Spam fighter Spamhaus hit with $11 million judgment, CNET News.com reports
FTC shuts down four spam rings, CNET News.com reports
…or: Why we don’t touch child porn on this site. We certainly condemn child porn. And of course it is highly likely that organised crime profit from child porn on the net in various ways. However, how the police are investigating this particular crime, and the fallout of these operations makes it an extremely difficult subject to deal with. The Scotsman reports, that in the UK, accused in child porn inquiry are to sue the police in a class action suit.
The UK’s “Operation Ore” was launched in 2002. The British police had been sent credit card details of 7,200 people by US detectives. These people were believed to have paid for child porn on the adult site “Landslide”. However, the group behind the legal action action claims, that that the police’s central claim – that everyone entering the site had to go through a banner marked “click here (for) child porn” – was false. Further the group claims to have detected evidence of major credit-card fraud – essentially that crooks were using other people’s credit card details to log into the site. And the group obviously has evidence to prove that.
The “Operation Ore” was not really a successful operation: of the 7,200 suspeccts, “more than 2,000 people have been convicted” – which leads to a staggering number of 5,000 people who had been investigated, some of them falsely arrested, with all the consequences of losing jobs and marriages. In the US, according to the Scotsman, police were operating a bit more subtle, arresting only carefully selected targets.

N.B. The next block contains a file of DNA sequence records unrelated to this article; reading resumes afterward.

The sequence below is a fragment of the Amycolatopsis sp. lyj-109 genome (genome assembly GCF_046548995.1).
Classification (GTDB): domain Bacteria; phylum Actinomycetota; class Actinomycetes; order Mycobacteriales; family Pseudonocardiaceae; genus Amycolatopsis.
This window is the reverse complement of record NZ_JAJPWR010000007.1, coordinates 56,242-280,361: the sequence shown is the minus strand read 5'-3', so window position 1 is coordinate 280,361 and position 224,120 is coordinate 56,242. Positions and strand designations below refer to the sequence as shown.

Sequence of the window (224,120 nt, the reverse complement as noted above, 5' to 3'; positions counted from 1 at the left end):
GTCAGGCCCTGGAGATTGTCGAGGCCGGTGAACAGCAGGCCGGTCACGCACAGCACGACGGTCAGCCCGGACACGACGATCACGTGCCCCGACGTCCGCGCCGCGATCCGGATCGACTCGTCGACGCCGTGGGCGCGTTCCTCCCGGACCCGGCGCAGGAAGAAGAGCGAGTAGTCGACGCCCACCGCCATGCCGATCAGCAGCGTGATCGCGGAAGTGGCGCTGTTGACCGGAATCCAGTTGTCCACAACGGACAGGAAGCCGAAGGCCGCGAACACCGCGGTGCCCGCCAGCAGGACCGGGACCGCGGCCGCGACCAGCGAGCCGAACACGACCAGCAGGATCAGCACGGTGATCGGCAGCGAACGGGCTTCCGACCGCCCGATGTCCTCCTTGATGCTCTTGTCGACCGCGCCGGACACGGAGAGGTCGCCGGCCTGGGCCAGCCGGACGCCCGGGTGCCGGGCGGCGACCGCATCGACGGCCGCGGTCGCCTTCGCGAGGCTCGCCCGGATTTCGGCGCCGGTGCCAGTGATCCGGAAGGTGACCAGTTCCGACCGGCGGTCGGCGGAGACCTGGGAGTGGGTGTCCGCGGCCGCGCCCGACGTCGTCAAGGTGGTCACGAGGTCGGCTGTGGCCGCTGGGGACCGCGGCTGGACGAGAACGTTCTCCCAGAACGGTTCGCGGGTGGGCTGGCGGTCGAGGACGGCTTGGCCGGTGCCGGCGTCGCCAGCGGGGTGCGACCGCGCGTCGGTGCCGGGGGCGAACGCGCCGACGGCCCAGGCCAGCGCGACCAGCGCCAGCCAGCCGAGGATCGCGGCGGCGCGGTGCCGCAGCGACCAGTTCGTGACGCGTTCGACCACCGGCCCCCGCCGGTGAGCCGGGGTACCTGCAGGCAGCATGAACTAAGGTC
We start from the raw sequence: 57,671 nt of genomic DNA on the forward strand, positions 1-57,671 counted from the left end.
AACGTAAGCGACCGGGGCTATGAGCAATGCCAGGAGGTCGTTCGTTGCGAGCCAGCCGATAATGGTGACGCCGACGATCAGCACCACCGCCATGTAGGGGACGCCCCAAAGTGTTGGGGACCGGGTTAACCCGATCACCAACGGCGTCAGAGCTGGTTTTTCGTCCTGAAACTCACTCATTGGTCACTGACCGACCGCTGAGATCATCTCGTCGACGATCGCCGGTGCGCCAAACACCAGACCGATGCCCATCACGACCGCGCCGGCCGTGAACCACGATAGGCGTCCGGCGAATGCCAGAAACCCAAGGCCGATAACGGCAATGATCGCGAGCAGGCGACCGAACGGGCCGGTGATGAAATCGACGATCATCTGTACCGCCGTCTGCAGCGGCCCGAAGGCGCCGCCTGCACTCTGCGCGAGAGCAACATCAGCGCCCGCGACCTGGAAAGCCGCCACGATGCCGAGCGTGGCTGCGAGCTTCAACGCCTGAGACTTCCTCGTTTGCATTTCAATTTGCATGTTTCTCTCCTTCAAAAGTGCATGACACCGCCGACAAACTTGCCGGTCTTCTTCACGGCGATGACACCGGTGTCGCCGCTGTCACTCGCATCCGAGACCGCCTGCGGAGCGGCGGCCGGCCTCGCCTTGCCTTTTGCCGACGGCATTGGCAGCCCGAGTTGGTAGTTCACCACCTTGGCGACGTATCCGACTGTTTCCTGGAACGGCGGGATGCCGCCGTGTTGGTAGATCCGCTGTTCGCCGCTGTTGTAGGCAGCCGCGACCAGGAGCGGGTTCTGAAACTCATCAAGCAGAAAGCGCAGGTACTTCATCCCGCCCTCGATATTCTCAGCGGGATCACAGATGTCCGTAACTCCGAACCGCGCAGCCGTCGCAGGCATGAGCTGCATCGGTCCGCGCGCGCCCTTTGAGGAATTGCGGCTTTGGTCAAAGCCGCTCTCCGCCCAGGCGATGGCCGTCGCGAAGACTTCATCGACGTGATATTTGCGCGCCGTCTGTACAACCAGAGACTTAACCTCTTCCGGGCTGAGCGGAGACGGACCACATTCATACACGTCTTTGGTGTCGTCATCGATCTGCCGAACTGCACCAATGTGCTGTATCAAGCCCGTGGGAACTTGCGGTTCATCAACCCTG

This is the case of John Bunt v David Tilley. David Tilley had published messages on various usenet boards which in th eyes of John Bunt were defamatory. Mr Bunt now tried to sue AOL, BT and Tiscali: according to him they provided a route for the messages to spread. The court found that while indeed they did exactly that, technically, however they had not been aware of the contents. That’s where sections 17 (ISPs act as mere conduits) and 18 (ISPs use caching) of the EU e-commerce directive protect ISPs: if they don’t know about the content of what they are transmitting or caching, they are not liable. I.e. Mr. Bunt would have had to write to them, asking them to remove the “defamatory messages”. Thus they would have been in the know about the content and would have been liable if they would not remove the messages.
See the comprehensive report by Alexandra Anderson reports for scenta.co.uk
The Sunday Herald runs a story by Liam McDougall explaining why companies, and banks in particular, would not report cybercrime attacks. Gillian MacDonald (Scottish Drug Enforcement Agency) is reported saying “[Admitting to a security breach] has a fairly negative impact in terms of PR to that company. That’s why the banks don’t report to us”. However, Mark Bowerman (spokesman for Apacs) is reported denying this: “These things are certainly not swept under the carpet. It’s not in the banks’ interest.”